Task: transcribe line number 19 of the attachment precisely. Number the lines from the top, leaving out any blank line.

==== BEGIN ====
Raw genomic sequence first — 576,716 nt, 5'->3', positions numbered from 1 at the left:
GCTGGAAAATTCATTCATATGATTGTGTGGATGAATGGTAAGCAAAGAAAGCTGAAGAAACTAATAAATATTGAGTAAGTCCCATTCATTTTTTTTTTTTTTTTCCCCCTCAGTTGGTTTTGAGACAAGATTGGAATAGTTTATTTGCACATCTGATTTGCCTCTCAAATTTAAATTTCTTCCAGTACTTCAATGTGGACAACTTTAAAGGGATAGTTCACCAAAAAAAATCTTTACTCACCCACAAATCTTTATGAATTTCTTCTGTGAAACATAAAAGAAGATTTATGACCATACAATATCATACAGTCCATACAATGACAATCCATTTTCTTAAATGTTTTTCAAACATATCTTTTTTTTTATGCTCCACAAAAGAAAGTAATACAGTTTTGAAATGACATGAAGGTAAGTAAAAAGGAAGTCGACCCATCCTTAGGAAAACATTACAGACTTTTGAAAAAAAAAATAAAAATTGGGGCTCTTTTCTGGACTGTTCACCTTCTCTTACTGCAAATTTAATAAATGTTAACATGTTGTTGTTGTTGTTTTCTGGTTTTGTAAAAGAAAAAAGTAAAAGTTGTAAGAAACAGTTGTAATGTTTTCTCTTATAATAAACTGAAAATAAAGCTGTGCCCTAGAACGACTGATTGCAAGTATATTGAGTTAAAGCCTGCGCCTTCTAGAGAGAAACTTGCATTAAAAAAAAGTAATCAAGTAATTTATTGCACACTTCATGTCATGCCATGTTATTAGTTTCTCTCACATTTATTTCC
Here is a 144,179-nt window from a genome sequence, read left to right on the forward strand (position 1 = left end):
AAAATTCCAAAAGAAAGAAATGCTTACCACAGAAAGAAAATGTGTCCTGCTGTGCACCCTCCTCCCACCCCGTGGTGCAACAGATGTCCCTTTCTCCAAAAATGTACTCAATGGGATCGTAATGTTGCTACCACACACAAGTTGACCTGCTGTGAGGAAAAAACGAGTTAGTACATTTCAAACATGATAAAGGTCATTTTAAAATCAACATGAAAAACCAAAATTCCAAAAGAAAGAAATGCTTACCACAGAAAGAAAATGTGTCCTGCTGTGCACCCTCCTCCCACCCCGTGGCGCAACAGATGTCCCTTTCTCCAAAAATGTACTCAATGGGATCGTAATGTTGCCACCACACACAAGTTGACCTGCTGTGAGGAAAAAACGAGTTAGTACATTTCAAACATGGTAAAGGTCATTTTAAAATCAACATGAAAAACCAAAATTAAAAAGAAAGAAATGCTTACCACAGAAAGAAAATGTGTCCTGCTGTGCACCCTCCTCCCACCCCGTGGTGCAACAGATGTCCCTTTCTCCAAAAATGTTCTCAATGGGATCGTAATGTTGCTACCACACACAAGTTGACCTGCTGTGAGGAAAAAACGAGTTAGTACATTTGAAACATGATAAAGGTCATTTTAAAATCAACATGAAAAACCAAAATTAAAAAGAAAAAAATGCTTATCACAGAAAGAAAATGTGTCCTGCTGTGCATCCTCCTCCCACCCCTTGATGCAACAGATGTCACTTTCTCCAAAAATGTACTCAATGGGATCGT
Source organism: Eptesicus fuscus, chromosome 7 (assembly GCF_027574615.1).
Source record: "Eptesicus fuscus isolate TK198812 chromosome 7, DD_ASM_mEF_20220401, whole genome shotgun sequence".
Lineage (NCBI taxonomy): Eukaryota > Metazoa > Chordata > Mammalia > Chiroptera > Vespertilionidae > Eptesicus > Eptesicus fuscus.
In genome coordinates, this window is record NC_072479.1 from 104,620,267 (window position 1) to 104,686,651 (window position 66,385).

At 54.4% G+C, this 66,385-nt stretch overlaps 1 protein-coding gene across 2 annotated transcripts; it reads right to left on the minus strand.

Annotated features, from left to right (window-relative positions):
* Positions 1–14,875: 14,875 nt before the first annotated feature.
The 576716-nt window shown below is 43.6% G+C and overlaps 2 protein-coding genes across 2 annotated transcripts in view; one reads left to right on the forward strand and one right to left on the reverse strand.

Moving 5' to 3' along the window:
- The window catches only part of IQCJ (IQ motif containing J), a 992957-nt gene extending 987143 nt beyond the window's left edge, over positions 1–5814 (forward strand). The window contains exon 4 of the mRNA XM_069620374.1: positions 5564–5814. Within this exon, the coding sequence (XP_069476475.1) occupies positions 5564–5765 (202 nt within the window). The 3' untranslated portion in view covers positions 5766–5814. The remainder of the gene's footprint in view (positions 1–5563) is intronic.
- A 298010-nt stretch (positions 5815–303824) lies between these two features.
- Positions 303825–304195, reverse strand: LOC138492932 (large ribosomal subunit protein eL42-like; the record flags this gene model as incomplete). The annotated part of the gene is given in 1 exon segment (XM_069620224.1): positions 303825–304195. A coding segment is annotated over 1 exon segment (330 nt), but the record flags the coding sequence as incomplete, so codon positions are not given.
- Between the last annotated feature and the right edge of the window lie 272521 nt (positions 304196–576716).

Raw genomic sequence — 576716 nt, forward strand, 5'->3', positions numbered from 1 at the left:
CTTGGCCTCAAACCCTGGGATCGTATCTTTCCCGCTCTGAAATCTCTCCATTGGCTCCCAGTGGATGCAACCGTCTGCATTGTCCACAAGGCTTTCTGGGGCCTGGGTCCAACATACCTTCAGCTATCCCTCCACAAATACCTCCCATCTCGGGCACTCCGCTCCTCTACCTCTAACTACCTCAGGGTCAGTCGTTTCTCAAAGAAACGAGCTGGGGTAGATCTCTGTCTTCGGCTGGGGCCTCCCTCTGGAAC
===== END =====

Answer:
CTTGGCCTCAAACCCTGGGATCGTATCTTTCCCGCTCTGAAATCTCTCCATTGGCTCCCAGTGGATGCAACCGTCTGCATTGTCCACAAGGCTTTCTGGGGCCTGGGTCCAACATACCTTCAGCTATCCCTCCACAAATACCTCCCATCTCGGGCACTCCGCTCCTCTACCTCTAACTACCTCAGGGTCAGTCGTTTCTCAAAGAAACGAGCTGGGGTAGATCTCTGTCTTCGGCTGGGGCCTCCCTCTGGAAC